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Intensity of central fringe in interference pattern is $0.01W/{{m}^{2}}$ then find the intensity at a point having the path difference $\dfrac{\lambda }{3}$ on screen from the center (in$mW/{{m}^{2}}$)
$\begin{align}
  & A.\text{ }2.5 \\
 & B.\text{ }5 \\
 & C.\text{ }7.5 \\
 & D.\text{ }10 \\
\end{align}$

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Last updated date: 26th Feb 2024
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Hint: In this question first we have to find intensity of light $\left( {{I}_{0}} \right)$ and phase difference $\left( \phi \right)$in first case central fringe intensity is given so by using intensity equation we can find intensity of light after that we can find phase difference $\phi $ using relation between phase difference and path difference by using this two values we can find the intensity at the given wavelength.
Formula used:
$I=4{{I}_{0}}{{\cos }^{2}}\dfrac{\phi }{2}$
And
$\phi =\dfrac{2\pi }{\lambda }\Delta x$

Complete answer:
It is given that intensity of central fringe on the screen
${{I}_{c}}=0.01W/{{m}^{2}}$
To find the intensity of fringe we will use below formula,
$I=4{{I}_{0}}{{\cos }^{2}}\dfrac{\phi }{2}......\left( 1 \right)$
Where, I = intensity of light after polarization
${{I}_{0}}$= original intensity of light
$\phi =$ Phase difference
To find the intensity of any path difference we will have to find the intensity of original light$\left( {{I}_{0}} \right)$.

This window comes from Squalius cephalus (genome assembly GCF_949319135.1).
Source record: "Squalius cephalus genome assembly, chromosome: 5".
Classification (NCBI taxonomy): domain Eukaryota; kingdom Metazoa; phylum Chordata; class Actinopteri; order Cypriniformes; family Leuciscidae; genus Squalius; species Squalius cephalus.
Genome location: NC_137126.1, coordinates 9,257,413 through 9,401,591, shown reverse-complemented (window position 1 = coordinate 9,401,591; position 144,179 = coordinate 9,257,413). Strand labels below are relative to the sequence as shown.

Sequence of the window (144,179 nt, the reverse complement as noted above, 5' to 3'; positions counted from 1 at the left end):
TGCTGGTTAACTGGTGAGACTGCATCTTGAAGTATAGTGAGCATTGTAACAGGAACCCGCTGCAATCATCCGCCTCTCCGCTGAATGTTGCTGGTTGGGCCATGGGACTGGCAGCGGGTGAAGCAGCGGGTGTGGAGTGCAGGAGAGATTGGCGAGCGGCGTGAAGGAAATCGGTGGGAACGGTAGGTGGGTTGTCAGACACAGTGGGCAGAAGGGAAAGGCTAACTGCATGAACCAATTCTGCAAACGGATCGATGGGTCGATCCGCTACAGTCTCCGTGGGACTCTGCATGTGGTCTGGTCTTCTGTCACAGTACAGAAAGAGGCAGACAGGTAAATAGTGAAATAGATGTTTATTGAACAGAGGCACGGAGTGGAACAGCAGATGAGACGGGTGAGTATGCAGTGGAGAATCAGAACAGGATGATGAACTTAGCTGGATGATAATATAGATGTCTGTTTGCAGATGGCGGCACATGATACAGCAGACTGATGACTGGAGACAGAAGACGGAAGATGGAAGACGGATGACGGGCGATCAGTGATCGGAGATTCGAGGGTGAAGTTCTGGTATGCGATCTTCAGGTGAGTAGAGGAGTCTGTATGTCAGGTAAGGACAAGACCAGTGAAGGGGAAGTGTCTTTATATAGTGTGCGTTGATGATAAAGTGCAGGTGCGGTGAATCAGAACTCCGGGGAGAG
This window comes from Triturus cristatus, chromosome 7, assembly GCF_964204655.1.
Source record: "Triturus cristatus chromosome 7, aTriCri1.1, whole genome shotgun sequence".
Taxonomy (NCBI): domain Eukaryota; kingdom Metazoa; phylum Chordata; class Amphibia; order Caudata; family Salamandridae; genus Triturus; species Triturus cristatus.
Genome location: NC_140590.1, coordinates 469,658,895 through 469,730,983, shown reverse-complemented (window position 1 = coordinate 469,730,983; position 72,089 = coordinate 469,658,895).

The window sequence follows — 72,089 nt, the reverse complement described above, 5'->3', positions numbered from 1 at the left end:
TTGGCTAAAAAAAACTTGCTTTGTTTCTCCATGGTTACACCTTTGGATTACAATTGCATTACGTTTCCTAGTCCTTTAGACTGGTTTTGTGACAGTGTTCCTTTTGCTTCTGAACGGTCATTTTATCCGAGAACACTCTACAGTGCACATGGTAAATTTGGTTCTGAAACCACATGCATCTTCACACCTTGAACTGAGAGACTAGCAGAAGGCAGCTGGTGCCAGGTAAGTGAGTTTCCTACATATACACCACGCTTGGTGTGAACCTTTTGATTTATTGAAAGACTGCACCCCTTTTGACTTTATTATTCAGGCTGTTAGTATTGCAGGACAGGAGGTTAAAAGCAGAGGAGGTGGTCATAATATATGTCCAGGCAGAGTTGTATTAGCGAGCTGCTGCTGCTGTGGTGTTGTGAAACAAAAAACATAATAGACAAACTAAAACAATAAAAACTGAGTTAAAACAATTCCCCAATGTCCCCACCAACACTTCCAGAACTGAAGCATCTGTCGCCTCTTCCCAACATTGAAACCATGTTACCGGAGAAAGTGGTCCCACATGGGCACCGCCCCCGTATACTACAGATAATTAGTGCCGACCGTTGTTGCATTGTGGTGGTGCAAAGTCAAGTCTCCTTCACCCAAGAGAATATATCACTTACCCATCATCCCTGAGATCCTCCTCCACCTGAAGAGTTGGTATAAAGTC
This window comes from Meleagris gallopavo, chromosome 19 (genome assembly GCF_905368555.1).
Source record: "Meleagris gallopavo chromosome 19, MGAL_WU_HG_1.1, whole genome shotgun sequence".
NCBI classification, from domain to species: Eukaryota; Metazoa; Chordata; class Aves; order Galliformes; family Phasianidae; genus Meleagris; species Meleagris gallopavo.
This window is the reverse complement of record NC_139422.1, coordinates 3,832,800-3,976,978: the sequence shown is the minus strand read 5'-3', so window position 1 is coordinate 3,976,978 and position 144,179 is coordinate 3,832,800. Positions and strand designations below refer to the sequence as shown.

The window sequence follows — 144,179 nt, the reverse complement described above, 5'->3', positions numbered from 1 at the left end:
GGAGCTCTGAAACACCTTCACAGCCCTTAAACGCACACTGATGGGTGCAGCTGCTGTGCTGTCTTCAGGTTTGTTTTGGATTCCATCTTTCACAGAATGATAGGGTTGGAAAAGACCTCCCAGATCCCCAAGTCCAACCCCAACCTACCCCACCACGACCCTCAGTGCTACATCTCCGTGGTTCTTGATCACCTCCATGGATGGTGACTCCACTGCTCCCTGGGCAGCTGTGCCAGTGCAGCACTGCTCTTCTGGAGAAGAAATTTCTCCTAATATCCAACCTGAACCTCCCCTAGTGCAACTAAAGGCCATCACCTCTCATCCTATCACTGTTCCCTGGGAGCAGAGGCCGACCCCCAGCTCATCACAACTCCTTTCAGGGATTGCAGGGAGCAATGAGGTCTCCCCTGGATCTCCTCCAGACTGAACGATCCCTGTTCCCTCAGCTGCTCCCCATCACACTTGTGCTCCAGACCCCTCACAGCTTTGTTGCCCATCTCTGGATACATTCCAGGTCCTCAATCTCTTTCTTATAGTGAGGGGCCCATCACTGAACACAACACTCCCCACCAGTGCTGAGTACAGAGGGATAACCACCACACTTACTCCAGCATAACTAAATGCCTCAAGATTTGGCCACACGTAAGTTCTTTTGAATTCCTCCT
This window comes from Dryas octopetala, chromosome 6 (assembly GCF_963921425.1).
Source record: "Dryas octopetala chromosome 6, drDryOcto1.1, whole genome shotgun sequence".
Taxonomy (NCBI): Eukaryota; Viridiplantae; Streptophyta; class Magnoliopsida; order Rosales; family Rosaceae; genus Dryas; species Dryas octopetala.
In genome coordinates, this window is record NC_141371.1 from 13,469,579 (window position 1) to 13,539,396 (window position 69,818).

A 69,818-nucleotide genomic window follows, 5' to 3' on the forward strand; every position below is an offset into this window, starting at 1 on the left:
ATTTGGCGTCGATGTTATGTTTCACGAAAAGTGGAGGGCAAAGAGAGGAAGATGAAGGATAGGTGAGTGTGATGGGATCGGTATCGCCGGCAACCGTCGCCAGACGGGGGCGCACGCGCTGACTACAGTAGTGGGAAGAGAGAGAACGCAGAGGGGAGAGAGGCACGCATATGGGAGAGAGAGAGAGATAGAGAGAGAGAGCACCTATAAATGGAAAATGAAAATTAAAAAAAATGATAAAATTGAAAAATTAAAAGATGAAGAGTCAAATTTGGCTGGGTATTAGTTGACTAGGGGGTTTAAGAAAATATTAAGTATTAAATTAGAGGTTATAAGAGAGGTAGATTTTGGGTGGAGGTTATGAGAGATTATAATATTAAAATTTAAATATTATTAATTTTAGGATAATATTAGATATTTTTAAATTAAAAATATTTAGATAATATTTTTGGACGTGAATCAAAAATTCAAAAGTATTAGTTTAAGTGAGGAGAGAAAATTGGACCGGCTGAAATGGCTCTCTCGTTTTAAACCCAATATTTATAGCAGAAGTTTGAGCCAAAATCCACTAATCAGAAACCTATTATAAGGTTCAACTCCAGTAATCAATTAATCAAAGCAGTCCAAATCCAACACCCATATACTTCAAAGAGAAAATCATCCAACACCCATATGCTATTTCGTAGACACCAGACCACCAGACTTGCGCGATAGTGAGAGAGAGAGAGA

Now in case of central fringe $I={{I}_{c}}$ and phase difference $\left( \phi \right)$will be zero now substitute this values in equation (1)
$\begin{align}
  & \Rightarrow {{I}_{c}}=4{{I}_{0}}{{\cos }^{2}}\left( 0 \right) \\
 & \Rightarrow 0.01=4{{I}_{0}}\left( \because {{\cos }^{2}}\left( 0 \right)=1 \right) \\
 & \therefore {{I}_{0}}=\dfrac{0.01}{4}....\left( 2 \right) \\
\end{align}$
Now in order to find the phase difference we will use relation between phase difference and path difference
$\phi =\dfrac{2\pi }{\lambda }\Delta x......\left( 3 \right)$
$\Delta x$ = path difference
$\lambda =$ Wavelength
Value of path difference is given
$\Delta x=\dfrac{\lambda }{3}.....\left( 4 \right)$
Now put values of $\Delta x$ in equation (3)
$\begin{align}
  & \Rightarrow \phi =\dfrac{2\pi }{\lambda }\times \dfrac{\lambda }{3} \\
 & \therefore \phi =\dfrac{2\pi }{3}.....\left( 5 \right) \\
\end{align}$
Now we will put value of equation (2) and equation (5) in equation (1)
$\begin{align}
  & \Rightarrow I=4{{I}_{0}}{{\cos }^{2}}\dfrac{\phi }{2} \\
 & \Rightarrow I=4\times \dfrac{0.01}{4}\times {{\cos }^{2}}\left( \dfrac{2\pi }{3\times 2} \right) \\
 & \Rightarrow I=0.01\times {{\cos }^{2}}\left( \dfrac{\pi }{3} \right) \\
 & \Rightarrow I=0.01\times {{\left( \dfrac{1}{2} \right)}^{2}} \\
 & \Rightarrow I=\dfrac{0.01}{4} \\
 & \therefore I=0.0025W/{{m}^{2}} \\
\end{align}$
We have to convert in $mW/{{m}^{2}}$ so we have to multiply by 1000 now
$\begin{align}
  & \Rightarrow I=0.0025\times 1000 \\
 & \therefore I=2.5mW/{{m}^{2}} \\
\end{align}$

So the correct option is (A) .

Note:
Intensity of light in a particular direction per unit solid angle can be defined as the measure of the wavelength-weighted power emitted by a light source. Additionally, when we put value of ${{\cos }^{2}}\left( \dfrac{\pi }{3} \right)$ we have to remember at square sometimes we can do mistakes by putting values of ${{\cos }^{2}}\left( \dfrac{\pi }{3} \right)=\left( \dfrac{1}{2} \right)$ instead of${{\left( \dfrac{1}{2} \right)}^{2}}$ .
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